Knowledge of HR practices – Understanding HR functions like hiring, compensation, discipline and labor relations allows lawyers to legally integrate with a client’s business operations.

Litigation skills – If a case ends up in court, employment lawyers must competently manage the litigation process including discovery, motions, trial, and appeals.

Types of Employment Lawyers

There are a few main categories of lawyers specializing in employment law:

Private firm employment lawyers – Attorneys at private law firms represent both individual and business clients in employment law matters. They may focus their practice on representing one side or the other, or take cases from both employees and employers.

In-house counsel – Many large companies employ attorneys as in-house counsel to handle employment issues. They advise internally on policies, compliance, disputes, litigation and provide workplace training.

Government agency lawyers – Federal and state agencies like the EEOC and state labor departments employ attorneys to investigate, litigate and enforce employment statutes and regulations.

Non-profit employment lawyers – Some non-profit legal aid organizations provide free or low-cost employment law services to assist workers, especially those facing discrimination or exploitation.

Union-side labor lawyers – Unions often retain lawyers who specialize in collective bargaining negotiations and labor disputes on behalf of unionized workforces.

While most employment lawyers focus generally on all areas of employment law, some develop subspecialties in specific laws or litigation types. An employment trial lawyer may concentrate on only lawsuits and hearings, while a benefits lawyer focuses on ERISA regulations.

Entering the Field of Employment Law

For those interested in becoming employment lawyers, there are a few common pathways:

  • Earn a bachelor’s degree – While no specific major is required, courses in history, political science, and business provide useful background.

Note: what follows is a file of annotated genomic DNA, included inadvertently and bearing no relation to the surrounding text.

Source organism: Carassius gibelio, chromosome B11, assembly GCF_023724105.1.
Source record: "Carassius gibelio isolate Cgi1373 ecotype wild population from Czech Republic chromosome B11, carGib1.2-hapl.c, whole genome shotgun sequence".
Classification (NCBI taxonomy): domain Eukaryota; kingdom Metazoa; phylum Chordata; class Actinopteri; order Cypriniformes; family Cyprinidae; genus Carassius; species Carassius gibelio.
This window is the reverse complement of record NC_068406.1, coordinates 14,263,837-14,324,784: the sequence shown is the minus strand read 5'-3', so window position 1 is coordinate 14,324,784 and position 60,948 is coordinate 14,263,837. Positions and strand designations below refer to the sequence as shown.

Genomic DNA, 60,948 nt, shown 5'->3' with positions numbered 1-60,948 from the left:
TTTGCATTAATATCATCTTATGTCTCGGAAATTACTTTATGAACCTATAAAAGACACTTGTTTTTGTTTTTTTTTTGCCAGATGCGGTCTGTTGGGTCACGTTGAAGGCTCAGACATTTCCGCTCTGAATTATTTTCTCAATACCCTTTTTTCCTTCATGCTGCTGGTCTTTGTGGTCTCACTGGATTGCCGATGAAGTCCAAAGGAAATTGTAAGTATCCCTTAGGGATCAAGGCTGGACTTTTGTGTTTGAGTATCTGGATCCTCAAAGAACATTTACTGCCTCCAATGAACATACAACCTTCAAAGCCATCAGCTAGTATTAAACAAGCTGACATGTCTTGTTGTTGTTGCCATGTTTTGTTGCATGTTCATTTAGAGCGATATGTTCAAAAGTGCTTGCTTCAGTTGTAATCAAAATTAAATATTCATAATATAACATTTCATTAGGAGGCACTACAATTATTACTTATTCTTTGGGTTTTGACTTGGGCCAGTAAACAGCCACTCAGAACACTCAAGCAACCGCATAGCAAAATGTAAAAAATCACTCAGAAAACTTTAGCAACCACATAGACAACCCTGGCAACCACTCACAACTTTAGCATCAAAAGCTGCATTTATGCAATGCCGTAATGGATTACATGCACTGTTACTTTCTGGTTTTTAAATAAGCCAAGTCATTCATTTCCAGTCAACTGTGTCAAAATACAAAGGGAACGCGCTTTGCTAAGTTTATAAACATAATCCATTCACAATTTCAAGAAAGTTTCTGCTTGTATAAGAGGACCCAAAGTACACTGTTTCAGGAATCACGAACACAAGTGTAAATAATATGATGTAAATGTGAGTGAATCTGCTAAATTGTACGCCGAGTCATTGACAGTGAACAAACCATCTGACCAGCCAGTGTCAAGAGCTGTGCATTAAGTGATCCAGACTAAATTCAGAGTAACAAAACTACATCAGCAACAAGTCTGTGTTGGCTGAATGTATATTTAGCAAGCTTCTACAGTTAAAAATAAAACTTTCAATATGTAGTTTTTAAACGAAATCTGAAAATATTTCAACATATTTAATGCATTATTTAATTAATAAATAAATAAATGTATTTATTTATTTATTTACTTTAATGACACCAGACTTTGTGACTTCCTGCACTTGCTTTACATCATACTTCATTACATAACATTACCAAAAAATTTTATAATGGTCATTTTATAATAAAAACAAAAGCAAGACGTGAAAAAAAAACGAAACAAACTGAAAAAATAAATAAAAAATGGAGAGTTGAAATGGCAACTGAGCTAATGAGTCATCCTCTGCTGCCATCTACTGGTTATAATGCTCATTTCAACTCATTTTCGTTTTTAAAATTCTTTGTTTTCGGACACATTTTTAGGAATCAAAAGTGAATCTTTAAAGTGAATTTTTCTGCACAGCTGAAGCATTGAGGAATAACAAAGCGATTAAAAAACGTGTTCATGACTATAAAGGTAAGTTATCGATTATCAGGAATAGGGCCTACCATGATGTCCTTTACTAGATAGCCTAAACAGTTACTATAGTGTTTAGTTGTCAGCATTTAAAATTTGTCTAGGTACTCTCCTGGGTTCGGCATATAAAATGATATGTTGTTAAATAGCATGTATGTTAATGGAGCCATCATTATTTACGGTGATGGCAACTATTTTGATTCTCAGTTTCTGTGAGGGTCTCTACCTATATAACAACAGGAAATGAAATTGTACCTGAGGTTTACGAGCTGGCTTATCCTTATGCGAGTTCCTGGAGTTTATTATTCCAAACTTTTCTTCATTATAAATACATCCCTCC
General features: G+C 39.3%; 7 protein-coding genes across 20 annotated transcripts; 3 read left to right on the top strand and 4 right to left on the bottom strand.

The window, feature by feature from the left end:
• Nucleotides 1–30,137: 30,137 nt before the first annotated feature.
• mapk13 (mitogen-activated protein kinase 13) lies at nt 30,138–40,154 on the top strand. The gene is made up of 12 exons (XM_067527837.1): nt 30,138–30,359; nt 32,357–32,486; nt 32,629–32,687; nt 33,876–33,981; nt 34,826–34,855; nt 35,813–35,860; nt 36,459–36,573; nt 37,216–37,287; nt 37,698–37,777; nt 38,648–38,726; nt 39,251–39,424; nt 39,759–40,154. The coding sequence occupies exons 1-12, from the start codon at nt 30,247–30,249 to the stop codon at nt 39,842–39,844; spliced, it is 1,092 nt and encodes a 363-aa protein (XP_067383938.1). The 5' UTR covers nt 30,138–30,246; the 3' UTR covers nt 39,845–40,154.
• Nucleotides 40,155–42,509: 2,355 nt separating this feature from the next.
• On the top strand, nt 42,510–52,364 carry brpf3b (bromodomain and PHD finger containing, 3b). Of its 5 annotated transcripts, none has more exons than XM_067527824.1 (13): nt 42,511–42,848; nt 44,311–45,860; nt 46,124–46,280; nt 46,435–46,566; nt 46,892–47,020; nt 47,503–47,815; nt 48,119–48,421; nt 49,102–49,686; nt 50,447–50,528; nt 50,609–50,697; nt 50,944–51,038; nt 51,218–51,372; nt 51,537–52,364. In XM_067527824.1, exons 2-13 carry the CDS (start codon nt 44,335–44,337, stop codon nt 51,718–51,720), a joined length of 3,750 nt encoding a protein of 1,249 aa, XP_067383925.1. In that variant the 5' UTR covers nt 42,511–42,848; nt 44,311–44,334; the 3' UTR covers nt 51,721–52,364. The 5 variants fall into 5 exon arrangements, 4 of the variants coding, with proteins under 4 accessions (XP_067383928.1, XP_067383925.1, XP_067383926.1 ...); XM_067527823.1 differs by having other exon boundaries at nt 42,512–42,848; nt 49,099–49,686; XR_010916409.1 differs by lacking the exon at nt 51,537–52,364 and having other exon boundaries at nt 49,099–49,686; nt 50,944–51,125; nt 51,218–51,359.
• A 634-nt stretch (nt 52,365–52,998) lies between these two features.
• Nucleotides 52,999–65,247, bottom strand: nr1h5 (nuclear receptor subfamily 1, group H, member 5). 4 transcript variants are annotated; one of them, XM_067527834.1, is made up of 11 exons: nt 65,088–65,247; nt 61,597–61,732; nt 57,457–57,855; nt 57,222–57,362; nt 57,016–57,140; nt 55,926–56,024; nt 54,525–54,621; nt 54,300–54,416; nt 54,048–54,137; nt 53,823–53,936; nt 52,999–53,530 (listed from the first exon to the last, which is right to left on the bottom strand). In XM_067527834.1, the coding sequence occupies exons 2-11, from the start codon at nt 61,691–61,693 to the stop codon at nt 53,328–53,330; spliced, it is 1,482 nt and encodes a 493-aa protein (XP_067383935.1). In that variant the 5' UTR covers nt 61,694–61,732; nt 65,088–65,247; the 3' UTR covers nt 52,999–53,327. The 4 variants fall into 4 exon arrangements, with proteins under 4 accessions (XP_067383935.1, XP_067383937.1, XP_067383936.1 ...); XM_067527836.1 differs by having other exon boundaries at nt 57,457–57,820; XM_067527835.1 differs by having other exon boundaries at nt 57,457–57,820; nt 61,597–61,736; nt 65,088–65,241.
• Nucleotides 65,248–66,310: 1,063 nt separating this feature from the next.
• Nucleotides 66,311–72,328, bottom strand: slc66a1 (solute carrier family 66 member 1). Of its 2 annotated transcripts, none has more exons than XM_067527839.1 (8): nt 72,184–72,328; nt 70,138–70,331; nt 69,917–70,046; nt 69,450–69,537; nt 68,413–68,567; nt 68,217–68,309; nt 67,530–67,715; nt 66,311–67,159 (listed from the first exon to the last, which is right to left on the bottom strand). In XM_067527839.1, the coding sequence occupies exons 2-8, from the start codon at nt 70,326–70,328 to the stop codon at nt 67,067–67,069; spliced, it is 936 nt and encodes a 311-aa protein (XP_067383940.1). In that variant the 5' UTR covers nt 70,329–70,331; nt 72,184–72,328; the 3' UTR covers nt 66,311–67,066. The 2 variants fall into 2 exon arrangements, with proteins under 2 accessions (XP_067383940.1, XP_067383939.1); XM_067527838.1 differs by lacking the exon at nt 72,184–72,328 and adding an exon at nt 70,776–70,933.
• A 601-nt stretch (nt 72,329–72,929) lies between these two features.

• Obtain a Juris Doctor degree – Graduating from an accredited 3-year law school program is a prerequisite to sit for the bar exam. Law school provides training in areas like constitutional law, contracts, litigation and legal writing.
  • Gain admission to the bar – After law school, prospective employment lawyers must pass the bar exam to be licensed to practice law in their state.
  • Consider an internship or clerkship – Many new employment attorneys benefit from hands-on experience interning with a law firm or clerking for a judge during or after law school. This provides training in employment law issues and litigation.
  • Look for entry-level attorney roles – New lawyers often start at law firms or legal departments in junior associate positions handling basic employment matters. Gaining experience sets the stage for taking on more complex issues and clients.
  • Consider an LLM degree – Some lawyers pursue advanced education like a Master of Laws (LLM) in employment law or labor relations to gain expertise in the field.
  • Develop specialized knowledge – Employment law spans a broad range of topics, so ongoing professional education is crucial. Lawyers subscribe to newsletters, take CLE courses, attend conferences, etc. to build legal knowledge.

Income Potential as an Employment Lawyer

Salaries for employment attorneys can vary substantially based on factors like:

  • Experience level – Entry-level employment lawyers may earn $50,000 – $80,000, while experienced lawyers with 5-10 years experience generally earn $80,000 – $160,000. Highly seasoned attorneys can make over $200,000.